I hope you too will follow China’s lead and reduce your use of plastic bags.

Thursday, January 03, 2008

Gas Saving Tip when Parking the Car at the Store

The Pragmatic Environmentalist is all about saving energy whether its in the home, office or car. There are many tips on how to improve the energy use of your car and save gasoline like the ones I found on Yahoo! Green. But I never heard the tip I am about to give you here.

When going to the supermarket, mall or big box discount store (e.g. Wal*mart), park in a spot near the parking lot entrance. Just pull in the lot, take a space at the back and turn off your engine. You can waste a lot gas (and time) trying to get that space close to the store door. Some of your worst gas mileage come when inching through a parking lot.

In a busy store parking lot you can spent a great deal of time idling the engine or inching along waiting for people to move out of your path. There are drivers stopping their cars by the store entrance to pickup passenger or load their vehicles who block your way. There are drivers cruising around to get that close in space that slow everyone down.

Then there is the driver who blocks a lane waiting for another shopper to pull out of their close in space. The shopper usually must first put their purchases in the car, then take his time getting in the car, before finally pulling out of the space. Then the blocker finally pulls in the space and out of your way. This process seems to take 5 minutes or more. All this time, the blocker is wasting your gas, his gas and the gas of many others caught in the gridlock.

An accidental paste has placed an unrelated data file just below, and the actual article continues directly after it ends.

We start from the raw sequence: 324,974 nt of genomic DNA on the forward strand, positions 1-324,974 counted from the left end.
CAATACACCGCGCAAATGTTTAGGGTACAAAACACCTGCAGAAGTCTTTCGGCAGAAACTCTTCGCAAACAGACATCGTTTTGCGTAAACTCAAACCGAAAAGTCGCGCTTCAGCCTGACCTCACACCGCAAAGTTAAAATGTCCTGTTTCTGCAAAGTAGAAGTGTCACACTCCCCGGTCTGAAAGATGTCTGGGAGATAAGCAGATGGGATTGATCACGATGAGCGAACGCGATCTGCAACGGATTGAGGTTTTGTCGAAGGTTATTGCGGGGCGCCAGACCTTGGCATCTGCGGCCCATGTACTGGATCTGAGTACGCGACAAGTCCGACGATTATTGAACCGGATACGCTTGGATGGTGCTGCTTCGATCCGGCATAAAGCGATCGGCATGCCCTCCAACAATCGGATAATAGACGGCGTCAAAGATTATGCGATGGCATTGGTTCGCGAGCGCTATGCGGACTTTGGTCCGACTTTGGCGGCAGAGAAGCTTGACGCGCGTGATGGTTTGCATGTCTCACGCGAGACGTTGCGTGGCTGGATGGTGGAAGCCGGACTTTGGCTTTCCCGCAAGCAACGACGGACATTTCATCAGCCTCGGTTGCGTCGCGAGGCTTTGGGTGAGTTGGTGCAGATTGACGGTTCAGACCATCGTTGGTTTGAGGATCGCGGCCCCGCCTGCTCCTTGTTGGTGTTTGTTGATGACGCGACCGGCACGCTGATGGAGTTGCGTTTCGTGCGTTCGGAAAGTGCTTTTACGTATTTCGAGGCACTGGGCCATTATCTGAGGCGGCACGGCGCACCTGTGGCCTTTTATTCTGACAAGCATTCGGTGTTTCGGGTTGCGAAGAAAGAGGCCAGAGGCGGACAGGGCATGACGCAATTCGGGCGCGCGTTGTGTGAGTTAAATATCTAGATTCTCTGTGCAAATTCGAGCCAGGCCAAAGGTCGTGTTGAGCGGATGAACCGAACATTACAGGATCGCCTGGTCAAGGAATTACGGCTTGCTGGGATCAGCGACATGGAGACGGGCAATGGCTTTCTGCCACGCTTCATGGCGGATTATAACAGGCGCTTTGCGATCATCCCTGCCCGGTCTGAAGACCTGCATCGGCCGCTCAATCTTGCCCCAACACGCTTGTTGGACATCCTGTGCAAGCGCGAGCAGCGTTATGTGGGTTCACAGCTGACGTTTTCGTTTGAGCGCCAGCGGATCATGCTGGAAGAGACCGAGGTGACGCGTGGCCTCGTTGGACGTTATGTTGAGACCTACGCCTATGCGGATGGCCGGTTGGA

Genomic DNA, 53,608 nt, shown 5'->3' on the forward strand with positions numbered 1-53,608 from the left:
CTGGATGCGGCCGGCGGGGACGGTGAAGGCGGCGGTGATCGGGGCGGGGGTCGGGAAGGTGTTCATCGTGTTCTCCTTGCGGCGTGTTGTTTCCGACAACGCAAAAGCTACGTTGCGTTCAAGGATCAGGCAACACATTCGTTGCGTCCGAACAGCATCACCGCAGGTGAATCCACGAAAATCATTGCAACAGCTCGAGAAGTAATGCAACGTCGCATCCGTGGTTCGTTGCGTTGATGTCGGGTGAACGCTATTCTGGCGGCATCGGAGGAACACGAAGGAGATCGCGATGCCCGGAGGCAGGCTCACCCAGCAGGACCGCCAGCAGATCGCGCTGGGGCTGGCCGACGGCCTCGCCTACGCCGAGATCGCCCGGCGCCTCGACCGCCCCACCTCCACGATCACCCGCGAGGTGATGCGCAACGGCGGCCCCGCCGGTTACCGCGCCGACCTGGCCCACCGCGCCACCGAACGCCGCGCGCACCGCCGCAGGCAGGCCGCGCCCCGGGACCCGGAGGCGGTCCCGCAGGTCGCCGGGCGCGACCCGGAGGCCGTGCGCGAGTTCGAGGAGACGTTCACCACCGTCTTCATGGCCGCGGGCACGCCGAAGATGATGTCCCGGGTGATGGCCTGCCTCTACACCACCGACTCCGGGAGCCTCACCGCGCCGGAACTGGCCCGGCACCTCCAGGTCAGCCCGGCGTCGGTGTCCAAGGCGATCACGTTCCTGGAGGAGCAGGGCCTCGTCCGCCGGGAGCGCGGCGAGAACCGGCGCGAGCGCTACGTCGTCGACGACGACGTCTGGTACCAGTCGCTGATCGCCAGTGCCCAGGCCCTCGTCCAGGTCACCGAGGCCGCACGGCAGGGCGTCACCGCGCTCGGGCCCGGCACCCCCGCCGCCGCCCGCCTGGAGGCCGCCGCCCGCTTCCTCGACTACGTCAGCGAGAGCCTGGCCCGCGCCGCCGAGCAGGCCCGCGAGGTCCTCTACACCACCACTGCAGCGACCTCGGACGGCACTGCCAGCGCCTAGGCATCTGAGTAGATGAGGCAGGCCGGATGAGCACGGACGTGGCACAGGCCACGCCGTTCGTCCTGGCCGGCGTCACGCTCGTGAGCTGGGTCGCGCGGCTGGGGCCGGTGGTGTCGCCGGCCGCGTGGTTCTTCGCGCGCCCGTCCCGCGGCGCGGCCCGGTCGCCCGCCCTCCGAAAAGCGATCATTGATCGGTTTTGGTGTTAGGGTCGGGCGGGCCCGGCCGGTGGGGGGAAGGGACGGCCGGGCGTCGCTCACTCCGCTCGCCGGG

The are other advantages to parking in a space near the lot entrance is that they make it easy to get in and out of the lot. This reduces the stress of navigating the parking lot. Sure you have the walk a little further, but it’s a good way to get a some exercise too. With shopping carts its usually not a problem getting your purchases back to your car.

So save a little gas and get some exercise by parking in a space in the back of the lot.